Asian Tourism to Japan

Simon Richmond – Japan Today

There’s very little for a European/North American tourist here. You can do
Kamakura-Kyoto-Nara, but as far as the average person is concerned, once
you’ve seen one temple, you’ve seen them all. Japan strikes lots of
people, as one Australian tourist complained to me as “nothing more than
company dormatories wedged in between factory lots”. I’ve heard any number
of comments that it’s just another modern nation with the additional
problem of an incomprehensible sylabary, very few speakers of English, and
the last place on earth you would possibly chose for kicking back and
relaxing. Why bother when you can go to Bali instead?
If Japan wants to increase their tourism, they should turn to their
neighbors. I’m sure residents of South East Asia would find Japan
fascinating. Norway is a popular destination for German and Dutch
honeymooners. I don’t see why Japan couldn’t (if only they tried) become
the same thing. When I take the train from Sendai to Yamata, I often see
Chinese tourists on their way to Yamadera ( a exceptionally lovely tourist
trap in Yamagata) and I don’t see any reason why this can’t be multiplied
hundredfold, if Japan would only try to make some sacrifices to the graces
to its neighbors in Asia.
A few gestures to lower tensions with its neighbors and show a more human
face would go a long way. But then, I think I’m wasting my breath even
discussing this.
[And a reply on the Japan forum where I originally read this]:
The reasons Japan doesn’t attract more overseas visitors are myriad. The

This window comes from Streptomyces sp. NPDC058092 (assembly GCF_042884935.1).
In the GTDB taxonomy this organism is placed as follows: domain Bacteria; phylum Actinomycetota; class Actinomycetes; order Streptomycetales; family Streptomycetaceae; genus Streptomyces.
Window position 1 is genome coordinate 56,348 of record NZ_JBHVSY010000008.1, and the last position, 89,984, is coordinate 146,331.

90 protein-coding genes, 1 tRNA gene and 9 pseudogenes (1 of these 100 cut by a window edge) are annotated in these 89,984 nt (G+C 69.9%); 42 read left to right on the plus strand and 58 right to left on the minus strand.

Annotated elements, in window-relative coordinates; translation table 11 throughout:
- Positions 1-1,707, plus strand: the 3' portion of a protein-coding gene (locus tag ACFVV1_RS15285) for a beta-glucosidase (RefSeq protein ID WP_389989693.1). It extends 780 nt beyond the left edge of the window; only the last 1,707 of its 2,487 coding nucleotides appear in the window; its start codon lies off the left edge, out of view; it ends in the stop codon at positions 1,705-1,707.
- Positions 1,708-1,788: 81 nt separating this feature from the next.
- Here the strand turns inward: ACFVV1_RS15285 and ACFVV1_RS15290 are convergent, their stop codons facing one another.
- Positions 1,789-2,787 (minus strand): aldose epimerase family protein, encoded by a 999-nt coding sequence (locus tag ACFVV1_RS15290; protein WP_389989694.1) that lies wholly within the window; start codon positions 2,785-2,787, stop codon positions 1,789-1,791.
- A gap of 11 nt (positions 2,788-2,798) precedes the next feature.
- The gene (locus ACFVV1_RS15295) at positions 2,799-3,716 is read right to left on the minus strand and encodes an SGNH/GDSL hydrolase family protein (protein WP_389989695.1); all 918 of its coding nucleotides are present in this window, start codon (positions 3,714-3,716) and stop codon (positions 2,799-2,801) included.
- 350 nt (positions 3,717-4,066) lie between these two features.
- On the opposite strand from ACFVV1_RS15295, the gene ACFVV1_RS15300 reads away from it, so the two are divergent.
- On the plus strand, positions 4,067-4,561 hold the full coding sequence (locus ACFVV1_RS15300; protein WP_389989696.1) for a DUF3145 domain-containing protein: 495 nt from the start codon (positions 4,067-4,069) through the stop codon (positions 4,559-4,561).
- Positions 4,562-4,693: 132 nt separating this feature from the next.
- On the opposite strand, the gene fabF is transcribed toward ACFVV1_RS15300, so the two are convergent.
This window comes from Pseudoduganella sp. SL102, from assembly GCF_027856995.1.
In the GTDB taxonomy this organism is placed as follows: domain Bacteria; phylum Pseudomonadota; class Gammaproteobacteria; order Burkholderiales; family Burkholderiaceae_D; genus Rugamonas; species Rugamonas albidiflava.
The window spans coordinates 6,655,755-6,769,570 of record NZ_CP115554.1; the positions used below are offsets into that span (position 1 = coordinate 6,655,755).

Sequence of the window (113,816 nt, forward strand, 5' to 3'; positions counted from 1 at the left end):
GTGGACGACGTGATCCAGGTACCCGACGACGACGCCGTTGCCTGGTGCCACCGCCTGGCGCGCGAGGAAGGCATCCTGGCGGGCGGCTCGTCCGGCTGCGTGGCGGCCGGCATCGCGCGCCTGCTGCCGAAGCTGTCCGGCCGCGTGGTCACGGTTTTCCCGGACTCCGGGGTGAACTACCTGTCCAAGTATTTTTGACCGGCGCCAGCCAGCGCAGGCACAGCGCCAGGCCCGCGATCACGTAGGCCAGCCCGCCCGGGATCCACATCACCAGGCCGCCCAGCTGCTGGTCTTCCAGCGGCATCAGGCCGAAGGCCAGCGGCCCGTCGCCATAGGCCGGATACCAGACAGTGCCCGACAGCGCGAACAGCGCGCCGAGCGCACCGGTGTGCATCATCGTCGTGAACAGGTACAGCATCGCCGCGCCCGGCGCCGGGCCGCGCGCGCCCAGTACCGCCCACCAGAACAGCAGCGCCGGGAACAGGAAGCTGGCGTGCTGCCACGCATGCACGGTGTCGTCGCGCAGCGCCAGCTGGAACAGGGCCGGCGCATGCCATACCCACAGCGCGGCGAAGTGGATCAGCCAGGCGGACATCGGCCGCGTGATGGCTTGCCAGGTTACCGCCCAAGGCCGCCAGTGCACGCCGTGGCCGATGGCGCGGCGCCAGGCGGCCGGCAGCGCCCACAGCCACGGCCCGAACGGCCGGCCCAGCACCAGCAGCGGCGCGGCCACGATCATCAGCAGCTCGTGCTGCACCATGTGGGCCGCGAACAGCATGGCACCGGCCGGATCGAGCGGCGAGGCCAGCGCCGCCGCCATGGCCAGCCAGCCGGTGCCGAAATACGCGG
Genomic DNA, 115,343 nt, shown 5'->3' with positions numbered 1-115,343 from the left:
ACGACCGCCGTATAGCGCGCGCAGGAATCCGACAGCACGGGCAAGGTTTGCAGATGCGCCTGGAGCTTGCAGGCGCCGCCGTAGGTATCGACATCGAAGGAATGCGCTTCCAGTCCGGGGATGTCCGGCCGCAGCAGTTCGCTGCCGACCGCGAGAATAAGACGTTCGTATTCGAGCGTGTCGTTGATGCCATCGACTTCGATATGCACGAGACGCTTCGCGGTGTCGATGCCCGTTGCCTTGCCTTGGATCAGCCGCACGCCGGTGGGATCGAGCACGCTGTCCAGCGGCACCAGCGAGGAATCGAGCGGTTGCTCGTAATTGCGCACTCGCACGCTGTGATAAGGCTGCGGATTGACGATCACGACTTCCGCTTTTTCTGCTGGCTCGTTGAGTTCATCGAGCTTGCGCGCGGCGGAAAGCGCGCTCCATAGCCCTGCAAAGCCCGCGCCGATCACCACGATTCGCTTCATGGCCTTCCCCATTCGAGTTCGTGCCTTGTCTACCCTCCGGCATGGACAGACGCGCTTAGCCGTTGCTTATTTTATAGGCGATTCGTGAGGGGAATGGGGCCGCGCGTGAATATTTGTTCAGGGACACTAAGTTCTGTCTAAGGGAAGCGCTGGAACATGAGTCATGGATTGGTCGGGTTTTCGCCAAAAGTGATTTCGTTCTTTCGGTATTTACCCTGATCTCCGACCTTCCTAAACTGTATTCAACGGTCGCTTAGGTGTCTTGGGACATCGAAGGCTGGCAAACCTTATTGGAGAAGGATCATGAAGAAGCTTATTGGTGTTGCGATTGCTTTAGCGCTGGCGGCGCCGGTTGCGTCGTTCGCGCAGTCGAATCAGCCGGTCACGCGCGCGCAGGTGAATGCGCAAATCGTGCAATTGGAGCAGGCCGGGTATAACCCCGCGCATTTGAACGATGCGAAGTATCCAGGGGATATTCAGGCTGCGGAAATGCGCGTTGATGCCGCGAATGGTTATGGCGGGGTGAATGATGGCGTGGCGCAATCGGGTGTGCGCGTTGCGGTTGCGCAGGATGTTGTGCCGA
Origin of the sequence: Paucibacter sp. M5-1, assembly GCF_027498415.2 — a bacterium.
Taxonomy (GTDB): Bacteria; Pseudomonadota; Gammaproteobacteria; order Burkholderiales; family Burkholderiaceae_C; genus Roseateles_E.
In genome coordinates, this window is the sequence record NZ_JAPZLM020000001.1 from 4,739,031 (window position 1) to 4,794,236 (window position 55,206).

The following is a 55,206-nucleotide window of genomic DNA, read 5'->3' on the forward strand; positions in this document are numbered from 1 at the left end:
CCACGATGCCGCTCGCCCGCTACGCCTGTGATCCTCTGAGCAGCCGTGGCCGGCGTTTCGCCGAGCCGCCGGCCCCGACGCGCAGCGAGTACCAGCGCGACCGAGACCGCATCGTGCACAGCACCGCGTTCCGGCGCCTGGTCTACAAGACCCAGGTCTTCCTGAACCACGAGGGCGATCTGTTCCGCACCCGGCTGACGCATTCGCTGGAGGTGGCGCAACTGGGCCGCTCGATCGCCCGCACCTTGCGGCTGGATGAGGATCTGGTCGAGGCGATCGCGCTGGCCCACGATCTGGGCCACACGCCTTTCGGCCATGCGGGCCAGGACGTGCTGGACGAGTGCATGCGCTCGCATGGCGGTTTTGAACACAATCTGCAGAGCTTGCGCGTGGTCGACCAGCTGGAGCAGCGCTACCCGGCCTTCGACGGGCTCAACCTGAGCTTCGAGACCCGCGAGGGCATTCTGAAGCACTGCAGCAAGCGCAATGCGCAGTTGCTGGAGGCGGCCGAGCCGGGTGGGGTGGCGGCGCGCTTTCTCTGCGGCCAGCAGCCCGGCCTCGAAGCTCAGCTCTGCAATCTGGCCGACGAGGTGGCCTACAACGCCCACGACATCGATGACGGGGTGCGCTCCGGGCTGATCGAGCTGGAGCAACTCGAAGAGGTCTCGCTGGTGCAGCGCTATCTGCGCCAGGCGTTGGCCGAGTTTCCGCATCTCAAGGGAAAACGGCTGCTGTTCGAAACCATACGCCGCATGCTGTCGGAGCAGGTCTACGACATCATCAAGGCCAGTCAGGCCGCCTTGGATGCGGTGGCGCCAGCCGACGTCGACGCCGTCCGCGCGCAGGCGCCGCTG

single biggest complaint I hear from visiting friends and relatives is the
staggering cost of domestic transportation. Only feeble steps have been
taken to rectify this. Far fewer ATMs around the country accept foreign
credit cards than even the boondocks of Tuscany where I have a besso. The
“service” mentality at virtually all ryokan is abysmal. If you can’t or
don’t want dinner by 6:30, forget it. Breakfast after 9? Inconceivable.
Sleep in until 10? Sorry, that’s mandatory checkout time, so no time for a
leisurely bath or shower. Check in before three? Heaven forbid! That and all
the above are inconvenient for staff. These factors help explain the
relative lack of repeat visitors to Japan.
Japan also falls way down in dispelling the myth that the prices of
restaurant food and lodging must be prohibitive and in promoting such
attractions to younger travelers of Akihabara, Harajuku/Omotesando, Shibuya,
etc. I’ve never seen anything in English explaining Japan’s excellent and
affordable network of Youth Hostels (except in a few foreign-published
guidebooks). Many foreign visitors still labor under the wrong impression
that tickets to sumo are unaffordable or unavailable. The Japan National
Tourist Organization doesn’t sufficiently promote its fairly decent
English-language Website.
Japan is indeed witnessing more visitors from South Korea, Taiwan, and
China but that’s not enough to make up for the reverse flow.
Other reasons abound: Narita is a royal pain, Kyoto is destroying itself
as a World Heritage Site, other World Heritage Sites aren’t properly
promoted or tourist-friendly for foreigners, et. al.
[A nd yet another response…]:
That is exactly what is happening in Hokkaido. The Tawainese, Koreans
(at the hot springs) and Australians (Niseko Ski Area) are the main
foreign tourists. From the people I have talked to who work in the
travel industry these tourists have been the difference between
staying in business or closing their doors.

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